Although being almost 70 years old, Derrick de Kerckhove has a vitality and an energy that many people under 40 would want for themselves. Derrick, who used to work closely with Marshall McLuhan, is now a Professor of the French Language department at the University of Toronto and of the Sociology department at the Federico II University in Naples, scientific director of the Italian magazine Mediaduemila and research director at the UOC.
The following are a few excerpts from a longer interview, which can be read in its entirety here: http://goo.gl/5ESabL
You started studying French language and Literature.
It was an accident. Actually, it wasn’t too bad. It cultivates your sensibility and you do become critically aware… you learn methods of looking and feeling. But I think I would have probable been a better architect. I loved being an architect, but I didn’t realize it was so good.
Afterwards you studied Sociology and new technologies.
That was an accident too. Now that I think of it, my life is nothing but a series of wonderful accidents. I was very much bored by French Literature and my wife, who was my fiancée then, said that if I was bored at the University of Toronto because you are only at the French department you are stupid. You should go and listen to the famous people here, who are really well-known around the world for being who they are. She gave the names of Marshall McLuhan, Northrop Frye and Robertson Davies. Robertson Davies was a writer, a novelist, and he was OK. Frye was a really famous literary critic, a big guy, but I didn’t find it that exciting. ButMcLuhan… that was amazing! I couldn’t understand anything he said. Maybe that’s why it was interesting!
Nowadays many people have always an internet access with them, such a mobile phone. And when there is some argument about some detail (i.e. the year when a battle took place or who directed some movie) there is always someone who googles it and comes with the right answer. Is this something good?
It’s absolutely wonderful! It’s an augmented memory. Would you rather not have it?
Let’s talk a bit about Marshall McLuhan. You consider him your master.
Absolutely. Without him I wouldn’t be here.
He said that “the medium is the message”. Does this mean that everything is done and said and we cannot expect anything new to appear in arts or culture?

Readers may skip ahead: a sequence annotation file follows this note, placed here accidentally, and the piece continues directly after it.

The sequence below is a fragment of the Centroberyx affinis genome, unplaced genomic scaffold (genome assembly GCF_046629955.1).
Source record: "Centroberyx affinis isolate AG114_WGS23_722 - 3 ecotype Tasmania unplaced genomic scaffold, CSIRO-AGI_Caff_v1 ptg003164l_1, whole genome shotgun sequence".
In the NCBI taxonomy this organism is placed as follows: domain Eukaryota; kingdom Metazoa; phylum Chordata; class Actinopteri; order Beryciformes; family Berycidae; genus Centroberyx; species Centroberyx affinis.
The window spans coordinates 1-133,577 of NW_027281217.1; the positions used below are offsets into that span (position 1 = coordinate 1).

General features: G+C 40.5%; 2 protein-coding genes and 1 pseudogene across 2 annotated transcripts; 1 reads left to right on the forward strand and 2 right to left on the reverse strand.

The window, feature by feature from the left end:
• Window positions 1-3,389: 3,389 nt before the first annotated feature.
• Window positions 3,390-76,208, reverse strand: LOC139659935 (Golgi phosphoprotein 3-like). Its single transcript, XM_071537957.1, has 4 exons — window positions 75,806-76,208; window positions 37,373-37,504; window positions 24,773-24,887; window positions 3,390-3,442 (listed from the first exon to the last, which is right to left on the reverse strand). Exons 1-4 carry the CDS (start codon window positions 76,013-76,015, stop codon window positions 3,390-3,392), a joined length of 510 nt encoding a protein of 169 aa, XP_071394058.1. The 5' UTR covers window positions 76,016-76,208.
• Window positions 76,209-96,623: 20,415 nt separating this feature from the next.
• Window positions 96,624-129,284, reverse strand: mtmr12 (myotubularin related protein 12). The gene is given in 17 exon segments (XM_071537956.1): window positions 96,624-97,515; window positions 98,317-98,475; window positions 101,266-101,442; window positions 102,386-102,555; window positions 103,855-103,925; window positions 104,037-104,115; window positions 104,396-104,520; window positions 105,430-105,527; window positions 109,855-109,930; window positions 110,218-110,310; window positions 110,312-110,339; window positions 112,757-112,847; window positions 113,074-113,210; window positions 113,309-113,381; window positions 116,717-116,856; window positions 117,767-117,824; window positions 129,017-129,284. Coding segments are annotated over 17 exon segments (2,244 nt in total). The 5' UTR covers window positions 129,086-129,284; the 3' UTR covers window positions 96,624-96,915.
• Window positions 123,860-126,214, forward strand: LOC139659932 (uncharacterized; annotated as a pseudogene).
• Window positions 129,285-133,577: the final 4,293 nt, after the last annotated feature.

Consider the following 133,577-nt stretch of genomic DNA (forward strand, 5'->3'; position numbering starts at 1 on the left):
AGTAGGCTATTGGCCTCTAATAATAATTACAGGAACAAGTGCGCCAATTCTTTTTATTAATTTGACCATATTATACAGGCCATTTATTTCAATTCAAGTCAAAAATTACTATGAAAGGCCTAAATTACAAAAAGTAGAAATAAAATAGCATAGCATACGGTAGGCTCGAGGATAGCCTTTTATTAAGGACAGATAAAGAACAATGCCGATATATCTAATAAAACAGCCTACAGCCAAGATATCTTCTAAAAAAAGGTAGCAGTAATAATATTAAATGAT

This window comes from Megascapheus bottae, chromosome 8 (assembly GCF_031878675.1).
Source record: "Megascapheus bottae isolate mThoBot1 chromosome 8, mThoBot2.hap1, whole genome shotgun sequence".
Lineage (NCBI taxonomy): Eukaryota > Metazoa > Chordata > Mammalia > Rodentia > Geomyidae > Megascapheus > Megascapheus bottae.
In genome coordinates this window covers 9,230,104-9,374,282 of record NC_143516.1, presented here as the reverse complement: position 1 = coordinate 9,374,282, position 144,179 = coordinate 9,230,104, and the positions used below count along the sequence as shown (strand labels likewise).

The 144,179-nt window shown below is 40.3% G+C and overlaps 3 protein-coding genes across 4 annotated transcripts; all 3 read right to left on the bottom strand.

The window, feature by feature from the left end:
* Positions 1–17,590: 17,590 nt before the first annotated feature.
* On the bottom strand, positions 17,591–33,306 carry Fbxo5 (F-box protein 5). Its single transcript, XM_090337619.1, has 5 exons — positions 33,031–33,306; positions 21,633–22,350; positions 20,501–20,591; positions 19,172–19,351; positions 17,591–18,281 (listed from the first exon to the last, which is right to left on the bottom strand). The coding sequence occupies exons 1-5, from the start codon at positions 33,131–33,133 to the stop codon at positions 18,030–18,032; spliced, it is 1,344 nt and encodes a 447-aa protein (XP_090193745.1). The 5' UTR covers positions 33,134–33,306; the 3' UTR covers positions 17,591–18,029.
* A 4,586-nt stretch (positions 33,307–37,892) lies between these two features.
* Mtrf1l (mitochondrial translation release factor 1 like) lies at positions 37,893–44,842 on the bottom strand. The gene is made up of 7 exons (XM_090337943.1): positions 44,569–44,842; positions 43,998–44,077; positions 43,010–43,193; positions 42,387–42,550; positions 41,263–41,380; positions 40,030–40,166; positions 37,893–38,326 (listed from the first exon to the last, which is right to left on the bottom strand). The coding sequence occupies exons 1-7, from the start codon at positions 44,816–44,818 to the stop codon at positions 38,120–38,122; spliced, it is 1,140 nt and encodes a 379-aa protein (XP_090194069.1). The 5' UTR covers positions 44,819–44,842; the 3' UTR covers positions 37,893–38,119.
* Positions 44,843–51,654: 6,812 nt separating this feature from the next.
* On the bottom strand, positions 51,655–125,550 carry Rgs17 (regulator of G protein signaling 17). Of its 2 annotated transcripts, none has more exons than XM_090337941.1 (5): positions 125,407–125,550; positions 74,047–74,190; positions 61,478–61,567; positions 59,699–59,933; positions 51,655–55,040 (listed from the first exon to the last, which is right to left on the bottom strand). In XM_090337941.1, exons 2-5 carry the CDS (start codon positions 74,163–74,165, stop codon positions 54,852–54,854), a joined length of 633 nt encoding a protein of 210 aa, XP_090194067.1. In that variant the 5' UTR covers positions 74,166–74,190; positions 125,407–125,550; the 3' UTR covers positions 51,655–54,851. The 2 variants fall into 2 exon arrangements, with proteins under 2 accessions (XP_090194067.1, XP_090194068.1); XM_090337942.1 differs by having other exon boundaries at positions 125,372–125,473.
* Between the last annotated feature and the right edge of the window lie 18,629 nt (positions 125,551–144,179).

No, what is happening now is as big as the Renaissance, and it could be much bigger. It is a big change of being. It is not just a change of mood or politics, it is a change of being. Exactly where we are going I am not absolutely sure, but we are exploring possible ways of being. Cinema is a good example, I call it “Pinocchio 2.0”: Blade runner is one example of being a replicant, Tron is going inside the machine, Avatar is going 3D into the screen and beyond, The Truman show is being the focus of attention of the whole world not knowing that one is such… I used to throw away the American cinema because of the happy endings and so, but no, they are very intelligent and they know what they are looking for. I have always been fascinated by the way we project our image. That’s why I like Stelarc. In fact, the first time I met him was here in Barcelona. I drove all the way from Nice to Barcelona just to hear Stelarc. I left my car in the middle of the highway or somewhere, I went to listen to Stelarc and when I was back, of course, my car was gone. It cost me a lot of money to recuperate it.
Was it worth it?
Yes, it was an amazing talk. He is an example of what I was saying, he is trying different ways of being human. Mostly Physical, but psychological too. He is as famous as Marcel·lí Antúnez, globally. He has grown himself another ear. Very disgusting. And I told him one day: “Stelarc, you are the most disgusting guy I have ever seen”. And he said: “Me, disgusting?” But then I said it was a big compliment.
McLuhan wrote also about the “global village”, and it was in the sixties, when no one could even imagine internet. Was he like a 20th century Jules Verne?
No, it was different. He discovered that teaching Literature to young American students was hopeless, they didn’t get it. So he questioned which was their culture, and he saw this advertising. He wrote a book, The mechanical bride, where he was actually analyzing pictures and asking the people what did it say to them. They thought that was interesting. And that’s how he began studying culture as an object of analysis.
In your book The alphabet and the brain you explain why we write from left to right.
Yes, the reason why we write to the right and not to the left, like Arabs or Hebrews, is because our alphabet is a continuous series of signs: consonant-vowel-consonant-vowel, so it is a unidirectional succession of representations of syllables, obliging the mind to analyze what we read. Whereas if you have to guess, you have to have an iterative look, what is more important is grabbing the image, not analyzing it, and that’s why people write to the left. The shift from the left to the right came from the change of the basic structure of the writing system, and it changed because Semitic languages make a big separation between consonants and vowels. Consonants are the substance of the word, the “lexikon”, and the vowels are the grammatical connection between the words. The Greek is an Indo-European language, which means that the meaning of the words, the “lexikon”, is not made just by consonants, but by consonants and vowels. And that’s what the Greeks did. They took the Phoenician system, a Semitic language, and adapted it. In fact, the Greeks wrote continuously, there was no separation between words or sentences, you had to read aloud and figure it out.
More about Derrick de Kherkhove https://en.wikipedia.org/wiki/Derrick_de_Kerckhove